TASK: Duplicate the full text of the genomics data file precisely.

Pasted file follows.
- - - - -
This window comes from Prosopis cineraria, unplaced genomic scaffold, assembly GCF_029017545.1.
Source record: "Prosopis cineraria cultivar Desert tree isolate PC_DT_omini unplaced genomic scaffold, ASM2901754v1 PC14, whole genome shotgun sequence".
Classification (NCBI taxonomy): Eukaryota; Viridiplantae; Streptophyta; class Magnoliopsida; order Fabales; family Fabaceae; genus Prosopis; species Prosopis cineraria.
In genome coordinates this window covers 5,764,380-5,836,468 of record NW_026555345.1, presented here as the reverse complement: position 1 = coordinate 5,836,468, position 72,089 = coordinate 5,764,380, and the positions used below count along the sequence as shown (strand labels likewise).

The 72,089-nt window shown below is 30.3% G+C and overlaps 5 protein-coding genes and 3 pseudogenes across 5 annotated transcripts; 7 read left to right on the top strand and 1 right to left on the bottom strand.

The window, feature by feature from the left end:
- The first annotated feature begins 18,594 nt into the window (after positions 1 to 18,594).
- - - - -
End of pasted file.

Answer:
This window comes from Prosopis cineraria, unplaced genomic scaffold, assembly GCF_029017545.1.
Source record: "Prosopis cineraria cultivar Desert tree isolate PC_DT_omini unplaced genomic scaffold, ASM2901754v1 PC14, whole genome shotgun sequence".
Classification (NCBI taxonomy): Eukaryota; Viridiplantae; Streptophyta; class Magnoliopsida; order Fabales; family Fabaceae; genus Prosopis; species Prosopis cineraria.
In genome coordinates this window covers 5,764,380-5,836,468 of record NW_026555345.1, presented here as the reverse complement: position 1 = coordinate 5,836,468, position 72,089 = coordinate 5,764,380, and the positions used below count along the sequence as shown (strand labels likewise).

The 72,089-nt window shown below is 30.3% G+C and overlaps 5 protein-coding genes and 3 pseudogenes across 5 annotated transcripts; 7 read left to right on the top strand and 1 right to left on the bottom strand.

The window, feature by feature from the left end:
- The first annotated feature begins 18,594 nt into the window (after positions 1 to 18,594).